Ethiopia loses her last MiG-21 pilot to exile

SEATTLE, Washington – Lt. Yonas Belay, Ethiopia’s last remaining MiG-21 pilot who had a staggering 128 reconnaissance missions into enemy territory in the 1998-2000 Ethiopia-Eritrea War, recently sought a political asylum in Canada.
Trained in Moscow in the mid-80s as MiG-21 and MiG-23 pilot, Lt. Yonas ended for good a life that had been caught between flying as a fighter pilot in times of war and languishing as a political prisoner in times of peace.
He fought for his country against Eritrea but shortly after he was behind bars because - his political tormentors said - he flew low over a city while test-flying a refurbished jet.
He joined the Ethiopian Air Force in 1985, and was a close friend of the late
Major Daniel Beyene, a squadron commander of the Air Force Fighter Pilot Training School who was killed in November 2006 under mysterious circumstances.
When TPLF rebels, who, under the command of Meles Zenawi fought for Eritrean independence on the one hand and toppled the Derg on the other, Lt Yonas was one of the highly qualified pilots who were fired instantly as part of a nationwide measure that virtually destroyed the foundations of the Ethiopian defense forces.
The clouds of war that began to gather following the mid-90s, however, forced the then TPLF leadership into seeking the help of the Russia-trained pilots to man the several MiG fighter jets that had been grounded for several years on the premises of Debre Zeit Air Force, 50 km south of Addis Ababa.
Eritrea invaded Ethiopia in May 1998, and two years layter Lt. Yonas had carried out 128 sorties by flying over the airspace of the country, one of the most heavily militarized zones in the world.
"It was the high-level performance of the Air Force and its qualified pilots like Lt Yonas Belay that contributed to Ethiopia thrashing Eritrea during the major offensives at Badme in 1999 and later toward the end of the 2000," the source said.
Repression Rife
When the war ended the government once again resorted to its old ways of politically tormenting those pilots who were considered sympathizers of the opposition party, or were generally seen outside the favored ruling party of Mr. Zenawi.
At one time, Yonas was jailed for six months because his bosses said he flew a jet low over the city of Mekelle, where there is an Air Force flight training school.
"When freed, senior pilots like Yonas are relegated to training trusted recruits of the ruling party," the source said, who would later "be promoted and trained overseas to fly sophisticated machines like the SU-27 jets. The political repression and isolation was too much that most were forced to seek asylum in several countries around the globe."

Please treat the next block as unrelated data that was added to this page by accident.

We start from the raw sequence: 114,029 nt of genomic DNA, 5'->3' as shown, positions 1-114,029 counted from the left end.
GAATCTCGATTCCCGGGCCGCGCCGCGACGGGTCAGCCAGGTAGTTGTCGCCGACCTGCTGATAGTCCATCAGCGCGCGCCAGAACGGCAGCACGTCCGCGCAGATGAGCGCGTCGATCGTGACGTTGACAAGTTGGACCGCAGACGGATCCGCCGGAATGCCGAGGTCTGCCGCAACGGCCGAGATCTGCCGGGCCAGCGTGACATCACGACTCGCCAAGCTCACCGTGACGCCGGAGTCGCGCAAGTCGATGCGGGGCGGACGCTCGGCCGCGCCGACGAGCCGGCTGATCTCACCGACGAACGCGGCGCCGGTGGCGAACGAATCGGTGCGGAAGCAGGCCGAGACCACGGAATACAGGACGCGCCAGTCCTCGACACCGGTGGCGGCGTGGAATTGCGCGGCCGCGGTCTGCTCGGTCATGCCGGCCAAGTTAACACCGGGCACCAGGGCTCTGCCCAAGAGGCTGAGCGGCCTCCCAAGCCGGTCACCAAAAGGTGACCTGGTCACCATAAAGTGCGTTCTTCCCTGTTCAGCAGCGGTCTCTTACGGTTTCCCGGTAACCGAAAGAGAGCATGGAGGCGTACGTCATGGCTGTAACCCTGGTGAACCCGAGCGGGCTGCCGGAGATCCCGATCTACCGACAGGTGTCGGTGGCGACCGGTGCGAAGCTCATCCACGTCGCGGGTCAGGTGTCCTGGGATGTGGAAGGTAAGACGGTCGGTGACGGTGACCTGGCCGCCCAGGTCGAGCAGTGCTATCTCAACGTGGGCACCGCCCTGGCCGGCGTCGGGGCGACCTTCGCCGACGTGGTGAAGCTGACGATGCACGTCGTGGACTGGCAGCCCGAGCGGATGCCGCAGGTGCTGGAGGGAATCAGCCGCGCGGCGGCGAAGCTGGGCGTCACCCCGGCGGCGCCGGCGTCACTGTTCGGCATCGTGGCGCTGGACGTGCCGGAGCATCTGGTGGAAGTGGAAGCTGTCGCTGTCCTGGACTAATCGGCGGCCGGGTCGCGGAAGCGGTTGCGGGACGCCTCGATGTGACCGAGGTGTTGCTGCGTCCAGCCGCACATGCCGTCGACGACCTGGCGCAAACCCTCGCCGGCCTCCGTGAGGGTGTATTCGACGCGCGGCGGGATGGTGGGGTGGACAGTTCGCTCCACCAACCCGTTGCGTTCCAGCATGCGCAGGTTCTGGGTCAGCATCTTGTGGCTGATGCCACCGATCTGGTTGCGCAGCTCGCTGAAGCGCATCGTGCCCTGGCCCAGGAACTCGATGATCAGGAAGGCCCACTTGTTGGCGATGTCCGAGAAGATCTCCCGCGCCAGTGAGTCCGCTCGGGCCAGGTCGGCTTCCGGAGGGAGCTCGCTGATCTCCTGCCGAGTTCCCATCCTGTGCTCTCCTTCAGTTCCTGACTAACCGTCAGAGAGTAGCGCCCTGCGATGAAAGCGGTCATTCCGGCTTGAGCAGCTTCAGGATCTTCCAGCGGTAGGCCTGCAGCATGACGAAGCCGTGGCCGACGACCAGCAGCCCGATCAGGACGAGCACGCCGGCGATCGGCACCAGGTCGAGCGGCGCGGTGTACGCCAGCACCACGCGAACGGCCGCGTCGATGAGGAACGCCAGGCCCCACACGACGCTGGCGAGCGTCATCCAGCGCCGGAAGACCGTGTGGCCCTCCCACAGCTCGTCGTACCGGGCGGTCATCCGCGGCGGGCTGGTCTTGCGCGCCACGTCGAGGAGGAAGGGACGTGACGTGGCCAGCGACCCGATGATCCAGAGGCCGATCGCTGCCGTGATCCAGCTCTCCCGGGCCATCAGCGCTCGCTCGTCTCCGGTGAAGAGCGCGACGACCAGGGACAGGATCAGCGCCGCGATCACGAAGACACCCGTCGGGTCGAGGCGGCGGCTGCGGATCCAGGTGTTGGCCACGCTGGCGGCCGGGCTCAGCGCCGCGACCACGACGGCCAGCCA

With the worsening political repression, Yonas lost hope of keeping his job in good faith and quit. Later on, his qualifications earned him a place with the Ethiopian Airlines (EAL). After a short period of transitioning himself from flying a MiG fighter jet to managing a Boeing Commercial passenger aircraft, Yonas started out life anew as a commercial airline pilot. Before long, however, the Ethiopian Air Force warned Ethiopian Airlines to fire Lt. Yonas. The order was respected, and soon Yonas was thrown into the ranks of the unemployed by the government.

Since the coming to power of Meles, Ethiopia's Air Force has declined considerably that the country has - at present - no single pilot to fly MiG-21, a machine still widely used around the world as a fitting machine for spying on enemy positions.
Though Ethiopian pilots have defected on numerous occasions, the major blow to the government of Prime Minister Meles Zenawi came in June 2005 when eight Ethiopians who were being trained as
SU-27 fighter pilots in Minsk, Belarus, sought political asylum in protest to government killings of unarmed protesters in June 2005 in Addis Ababa.
The MiG-21's advantages in terms of manoeuvrability, easy maintenance and low costs continue to make it the fighter plane of choice for air forces around the world, says the online
Frontline "There are more than 7,000 MiG-21s currently operational around the world. Chinese Air Force itself has more than 700 MiG-21s."

posted by Ethiounited Moderator at1:28 AM


Anonymous Anonymous said...

As an Ethiopian, I feel sorry. And highly woried about the future of Ethiopia.
The ruling EPRDF regime sole aim is to destroy Ethiopia and Ethiopians.
God bless Ethiopia.

6:12 AM  

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